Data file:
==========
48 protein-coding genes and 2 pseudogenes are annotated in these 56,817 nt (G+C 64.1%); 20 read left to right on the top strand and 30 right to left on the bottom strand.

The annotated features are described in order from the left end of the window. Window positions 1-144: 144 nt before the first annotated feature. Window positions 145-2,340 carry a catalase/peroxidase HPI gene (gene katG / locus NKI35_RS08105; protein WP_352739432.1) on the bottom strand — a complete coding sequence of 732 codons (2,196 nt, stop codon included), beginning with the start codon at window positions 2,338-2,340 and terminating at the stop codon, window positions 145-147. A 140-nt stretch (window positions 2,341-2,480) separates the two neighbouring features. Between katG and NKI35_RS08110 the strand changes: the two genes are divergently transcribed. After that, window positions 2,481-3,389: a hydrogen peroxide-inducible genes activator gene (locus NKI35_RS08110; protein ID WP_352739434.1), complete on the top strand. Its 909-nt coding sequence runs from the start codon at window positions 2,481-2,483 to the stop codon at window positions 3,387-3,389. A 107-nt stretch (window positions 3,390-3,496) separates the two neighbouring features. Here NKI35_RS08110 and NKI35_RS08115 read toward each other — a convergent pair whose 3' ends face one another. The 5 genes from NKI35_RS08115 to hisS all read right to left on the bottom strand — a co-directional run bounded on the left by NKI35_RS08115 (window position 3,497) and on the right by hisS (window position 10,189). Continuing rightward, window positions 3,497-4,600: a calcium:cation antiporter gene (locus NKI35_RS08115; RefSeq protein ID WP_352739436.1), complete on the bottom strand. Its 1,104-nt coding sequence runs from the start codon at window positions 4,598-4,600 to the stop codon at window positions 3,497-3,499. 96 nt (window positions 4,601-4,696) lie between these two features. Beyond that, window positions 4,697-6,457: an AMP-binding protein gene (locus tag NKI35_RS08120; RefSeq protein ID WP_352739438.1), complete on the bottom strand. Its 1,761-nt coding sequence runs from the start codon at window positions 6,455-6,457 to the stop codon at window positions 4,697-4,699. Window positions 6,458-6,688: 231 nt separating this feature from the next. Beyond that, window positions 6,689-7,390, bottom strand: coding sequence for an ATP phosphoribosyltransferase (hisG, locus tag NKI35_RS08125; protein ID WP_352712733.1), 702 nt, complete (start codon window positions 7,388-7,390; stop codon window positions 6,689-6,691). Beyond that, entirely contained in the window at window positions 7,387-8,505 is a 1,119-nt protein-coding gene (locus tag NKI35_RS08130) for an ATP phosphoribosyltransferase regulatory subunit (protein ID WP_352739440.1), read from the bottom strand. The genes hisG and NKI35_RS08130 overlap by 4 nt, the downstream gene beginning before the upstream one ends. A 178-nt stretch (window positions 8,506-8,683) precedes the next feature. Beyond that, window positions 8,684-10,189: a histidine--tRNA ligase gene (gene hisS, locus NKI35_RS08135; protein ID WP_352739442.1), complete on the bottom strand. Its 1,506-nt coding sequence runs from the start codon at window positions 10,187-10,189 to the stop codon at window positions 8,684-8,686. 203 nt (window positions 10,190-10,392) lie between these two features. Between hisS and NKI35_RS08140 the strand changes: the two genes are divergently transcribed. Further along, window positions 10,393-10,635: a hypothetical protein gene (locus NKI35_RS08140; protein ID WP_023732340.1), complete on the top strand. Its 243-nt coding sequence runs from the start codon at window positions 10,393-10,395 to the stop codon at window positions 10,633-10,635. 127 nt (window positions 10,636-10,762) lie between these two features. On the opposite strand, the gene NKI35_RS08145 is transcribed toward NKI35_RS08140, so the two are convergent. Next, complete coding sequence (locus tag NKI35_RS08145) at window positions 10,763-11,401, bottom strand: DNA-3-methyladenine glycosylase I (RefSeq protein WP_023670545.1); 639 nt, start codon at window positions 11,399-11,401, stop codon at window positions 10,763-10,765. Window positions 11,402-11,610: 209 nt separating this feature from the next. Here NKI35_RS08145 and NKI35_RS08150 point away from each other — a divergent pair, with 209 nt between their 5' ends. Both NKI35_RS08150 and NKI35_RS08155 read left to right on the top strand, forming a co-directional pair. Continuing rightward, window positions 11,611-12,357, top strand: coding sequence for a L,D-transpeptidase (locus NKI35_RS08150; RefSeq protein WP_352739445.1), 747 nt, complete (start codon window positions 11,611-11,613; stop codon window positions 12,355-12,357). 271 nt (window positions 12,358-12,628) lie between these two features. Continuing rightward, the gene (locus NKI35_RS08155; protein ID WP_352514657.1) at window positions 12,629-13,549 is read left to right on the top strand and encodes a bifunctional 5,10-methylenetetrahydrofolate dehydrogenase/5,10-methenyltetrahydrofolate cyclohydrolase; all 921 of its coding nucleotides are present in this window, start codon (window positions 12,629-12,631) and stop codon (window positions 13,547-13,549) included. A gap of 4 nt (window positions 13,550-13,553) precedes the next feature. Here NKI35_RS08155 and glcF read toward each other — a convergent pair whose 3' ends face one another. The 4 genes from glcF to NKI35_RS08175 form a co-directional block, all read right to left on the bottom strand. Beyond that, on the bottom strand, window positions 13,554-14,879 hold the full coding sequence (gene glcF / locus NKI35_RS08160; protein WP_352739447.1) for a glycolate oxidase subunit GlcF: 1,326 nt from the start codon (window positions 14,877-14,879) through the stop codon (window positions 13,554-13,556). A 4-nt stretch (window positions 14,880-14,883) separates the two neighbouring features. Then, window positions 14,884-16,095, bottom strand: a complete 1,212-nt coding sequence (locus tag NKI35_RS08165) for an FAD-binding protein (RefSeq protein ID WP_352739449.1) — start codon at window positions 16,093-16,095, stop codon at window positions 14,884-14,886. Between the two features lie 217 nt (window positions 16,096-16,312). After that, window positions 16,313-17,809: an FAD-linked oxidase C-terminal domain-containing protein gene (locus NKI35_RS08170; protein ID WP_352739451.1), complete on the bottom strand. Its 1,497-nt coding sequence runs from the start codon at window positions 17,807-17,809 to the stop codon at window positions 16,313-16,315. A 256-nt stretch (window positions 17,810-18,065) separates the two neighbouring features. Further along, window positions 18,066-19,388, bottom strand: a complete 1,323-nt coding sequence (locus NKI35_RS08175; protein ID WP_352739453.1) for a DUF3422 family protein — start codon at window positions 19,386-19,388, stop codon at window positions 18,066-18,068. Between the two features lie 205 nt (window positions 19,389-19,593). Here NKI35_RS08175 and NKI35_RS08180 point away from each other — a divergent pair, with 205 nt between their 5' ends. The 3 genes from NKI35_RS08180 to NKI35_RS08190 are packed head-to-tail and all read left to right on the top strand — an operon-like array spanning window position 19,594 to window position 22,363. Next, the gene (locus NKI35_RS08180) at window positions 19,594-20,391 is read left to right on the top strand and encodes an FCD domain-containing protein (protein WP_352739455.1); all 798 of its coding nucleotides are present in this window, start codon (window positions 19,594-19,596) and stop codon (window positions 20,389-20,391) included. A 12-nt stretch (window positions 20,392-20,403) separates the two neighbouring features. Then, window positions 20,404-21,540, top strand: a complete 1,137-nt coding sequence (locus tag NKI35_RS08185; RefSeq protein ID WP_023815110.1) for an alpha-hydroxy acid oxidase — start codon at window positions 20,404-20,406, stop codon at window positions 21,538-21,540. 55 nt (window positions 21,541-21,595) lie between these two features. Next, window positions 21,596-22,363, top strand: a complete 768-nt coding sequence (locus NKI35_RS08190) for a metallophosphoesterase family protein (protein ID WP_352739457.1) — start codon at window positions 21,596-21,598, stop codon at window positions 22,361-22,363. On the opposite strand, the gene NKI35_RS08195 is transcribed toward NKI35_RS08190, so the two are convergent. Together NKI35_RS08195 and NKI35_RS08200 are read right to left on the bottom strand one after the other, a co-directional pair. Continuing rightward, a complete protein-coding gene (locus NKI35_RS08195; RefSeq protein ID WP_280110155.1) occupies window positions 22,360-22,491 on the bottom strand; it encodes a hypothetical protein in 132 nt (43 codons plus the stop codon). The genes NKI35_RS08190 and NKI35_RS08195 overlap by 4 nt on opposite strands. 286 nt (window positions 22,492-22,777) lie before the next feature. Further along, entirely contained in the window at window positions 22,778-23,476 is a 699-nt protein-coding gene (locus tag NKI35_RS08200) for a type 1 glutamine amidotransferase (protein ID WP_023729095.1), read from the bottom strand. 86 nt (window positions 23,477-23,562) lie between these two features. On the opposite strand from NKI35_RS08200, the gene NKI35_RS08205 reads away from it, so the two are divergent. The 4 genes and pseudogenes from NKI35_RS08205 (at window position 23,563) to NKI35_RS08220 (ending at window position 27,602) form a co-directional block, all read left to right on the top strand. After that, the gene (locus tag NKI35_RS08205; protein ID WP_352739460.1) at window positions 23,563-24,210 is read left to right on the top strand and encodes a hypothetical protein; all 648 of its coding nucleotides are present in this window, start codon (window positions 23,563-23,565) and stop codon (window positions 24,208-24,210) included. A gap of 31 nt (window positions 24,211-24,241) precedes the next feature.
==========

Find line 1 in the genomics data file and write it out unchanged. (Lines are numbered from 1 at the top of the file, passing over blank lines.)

48 protein-coding genes and 2 pseudogenes are annotated in these 56,817 nt (G+C 64.1%); 20 read left to right on the top strand and 30 right to left on the bottom strand.